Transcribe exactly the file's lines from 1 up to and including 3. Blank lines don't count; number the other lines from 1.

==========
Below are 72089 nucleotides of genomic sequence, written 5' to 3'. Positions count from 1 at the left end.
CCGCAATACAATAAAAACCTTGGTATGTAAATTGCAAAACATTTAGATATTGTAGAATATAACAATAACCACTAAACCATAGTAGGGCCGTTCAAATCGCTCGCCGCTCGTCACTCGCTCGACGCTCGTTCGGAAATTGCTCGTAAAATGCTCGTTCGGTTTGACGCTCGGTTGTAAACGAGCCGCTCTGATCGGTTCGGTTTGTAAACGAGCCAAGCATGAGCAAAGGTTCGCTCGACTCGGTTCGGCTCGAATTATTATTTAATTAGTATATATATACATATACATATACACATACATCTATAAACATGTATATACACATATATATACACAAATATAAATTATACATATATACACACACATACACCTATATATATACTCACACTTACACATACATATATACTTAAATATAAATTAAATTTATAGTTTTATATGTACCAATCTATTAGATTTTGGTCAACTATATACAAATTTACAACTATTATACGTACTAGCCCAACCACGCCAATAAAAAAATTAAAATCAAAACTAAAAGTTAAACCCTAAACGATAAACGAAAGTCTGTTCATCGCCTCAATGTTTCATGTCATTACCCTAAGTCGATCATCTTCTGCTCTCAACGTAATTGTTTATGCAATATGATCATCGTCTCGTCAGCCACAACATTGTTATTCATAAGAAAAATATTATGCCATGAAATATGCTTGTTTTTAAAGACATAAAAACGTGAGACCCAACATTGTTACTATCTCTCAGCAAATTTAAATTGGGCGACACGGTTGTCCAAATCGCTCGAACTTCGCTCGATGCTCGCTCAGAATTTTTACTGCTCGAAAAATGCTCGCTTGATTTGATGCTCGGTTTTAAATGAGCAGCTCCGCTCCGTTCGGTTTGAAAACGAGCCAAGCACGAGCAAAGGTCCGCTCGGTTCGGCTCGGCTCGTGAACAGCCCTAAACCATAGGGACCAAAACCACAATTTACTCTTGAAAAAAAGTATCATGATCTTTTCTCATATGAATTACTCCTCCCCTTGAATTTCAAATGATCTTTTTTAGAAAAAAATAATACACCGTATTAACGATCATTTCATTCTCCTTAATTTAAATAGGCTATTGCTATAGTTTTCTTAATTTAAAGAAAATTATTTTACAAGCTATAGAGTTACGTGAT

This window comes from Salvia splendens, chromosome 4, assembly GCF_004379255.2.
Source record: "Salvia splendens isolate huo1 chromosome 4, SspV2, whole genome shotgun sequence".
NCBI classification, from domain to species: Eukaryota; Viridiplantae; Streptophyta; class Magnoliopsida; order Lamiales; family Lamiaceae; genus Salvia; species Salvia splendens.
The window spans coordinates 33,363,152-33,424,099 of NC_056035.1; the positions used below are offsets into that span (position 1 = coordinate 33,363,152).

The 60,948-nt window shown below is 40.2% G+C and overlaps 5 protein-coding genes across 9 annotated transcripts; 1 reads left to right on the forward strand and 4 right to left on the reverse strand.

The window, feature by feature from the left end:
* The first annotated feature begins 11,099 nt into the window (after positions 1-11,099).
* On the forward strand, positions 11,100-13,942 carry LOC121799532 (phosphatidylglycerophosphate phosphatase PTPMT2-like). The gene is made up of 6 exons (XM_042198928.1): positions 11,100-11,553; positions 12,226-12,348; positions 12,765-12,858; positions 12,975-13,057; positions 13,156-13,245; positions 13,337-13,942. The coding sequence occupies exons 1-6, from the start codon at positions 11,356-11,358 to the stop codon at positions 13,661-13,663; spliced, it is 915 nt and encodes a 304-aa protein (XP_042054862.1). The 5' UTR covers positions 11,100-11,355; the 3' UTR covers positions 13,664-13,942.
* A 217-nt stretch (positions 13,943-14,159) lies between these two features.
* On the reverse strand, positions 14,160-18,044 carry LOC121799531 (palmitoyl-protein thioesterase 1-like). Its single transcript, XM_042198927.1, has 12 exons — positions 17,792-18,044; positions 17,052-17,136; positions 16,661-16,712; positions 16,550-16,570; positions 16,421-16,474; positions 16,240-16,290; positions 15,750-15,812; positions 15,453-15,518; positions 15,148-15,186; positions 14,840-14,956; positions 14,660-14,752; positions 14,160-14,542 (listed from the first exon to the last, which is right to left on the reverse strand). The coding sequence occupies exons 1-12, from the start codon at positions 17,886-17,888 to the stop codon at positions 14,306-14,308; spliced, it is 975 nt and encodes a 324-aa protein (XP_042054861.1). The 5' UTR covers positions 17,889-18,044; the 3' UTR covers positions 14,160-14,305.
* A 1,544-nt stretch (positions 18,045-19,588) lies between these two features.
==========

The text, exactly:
Below are 72089 nucleotides of genomic sequence, written 5' to 3'. Positions count from 1 at the left end.
CCGCAATACAATAAAAACCTTGGTATGTAAATTGCAAAACATTTAGATATTGTAGAATATAACAATAACCACTAAACCATAGTAGGGCCGTTCAAATCGCTCGCCGCTCGTCACTCGCTCGACGCTCGTTCGGAAATTGCTCGTAAAATGCTCGTTCGGTTTGACGCTCGGTTGTAAACGAGCCGCTCTGATCGGTTCGGTTTGTAAACGAGCCAAGCATGAGCAAAGGTTCGCTCGACTCGGTTCGGCTCGAATTATTATTTAATTAGTATATATATACATATACATATACACATACATCTATAAACATGTATATACACATATATATACACAAATATAAATTATACATATATACACACACATACACCTATATATATACTCACACTTACACATACATATATACTTAAATATAAATTAAATTTATAGTTTTATATGTACCAATCTATTAGATTTTGGTCAACTATATACAAATTTACAACTATTATACGTACTAGCCCAACCACGCCAATAAAAAAATTAAAATCAAAACTAAAAGTTAAACCCTAAACGATAAACGAAAGTCTGTTCATCGCCTCAATGTTTCATGTCATTACCCTAAGTCGATCATCTTCTGCTCTCAACGTAATTGTTTATGCAATATGATCATCGTCTCGTCAGCCACAACATTGTTATTCATAAGAAAAATATTATGCCATGAAATATGCTTGTTTTTAAAGACATAAAAACGTGAGACCCAACATTGTTACTATCTCTCAGCAAATTTAAATTGGGCGACACGGTTGTCCAAATCGCTCGAACTTCGCTCGATGCTCGCTCAGAATTTTTACTGCTCGAAAAATGCTCGCTTGATTTGATGCTCGGTTTTAAATGAGCAGCTCCGCTCCGTTCGGTTTGAAAACGAGCCAAGCACGAGCAAAGGTCCGCTCGGTTCGGCTCGGCTCGTGAACAGCCCTAAACCATAGGGACCAAAACCACAATTTACTCTTGAAAAAAAGTATCATGATCTTTTCTCATATGAATTACTCCTCCCCTTGAATTTCAAATGATCTTTTTTAGAAAAAAATAATACACCGTATTAACGATCATTTCATTCTCCTTAATTTAAATAGGCTATTGCTATAGTTTTCTTAATTTAAAGAAAATTATTTTACAAGCTATAGAGTTACGTGAT

This window comes from Salvia splendens, chromosome 4, assembly GCF_004379255.2.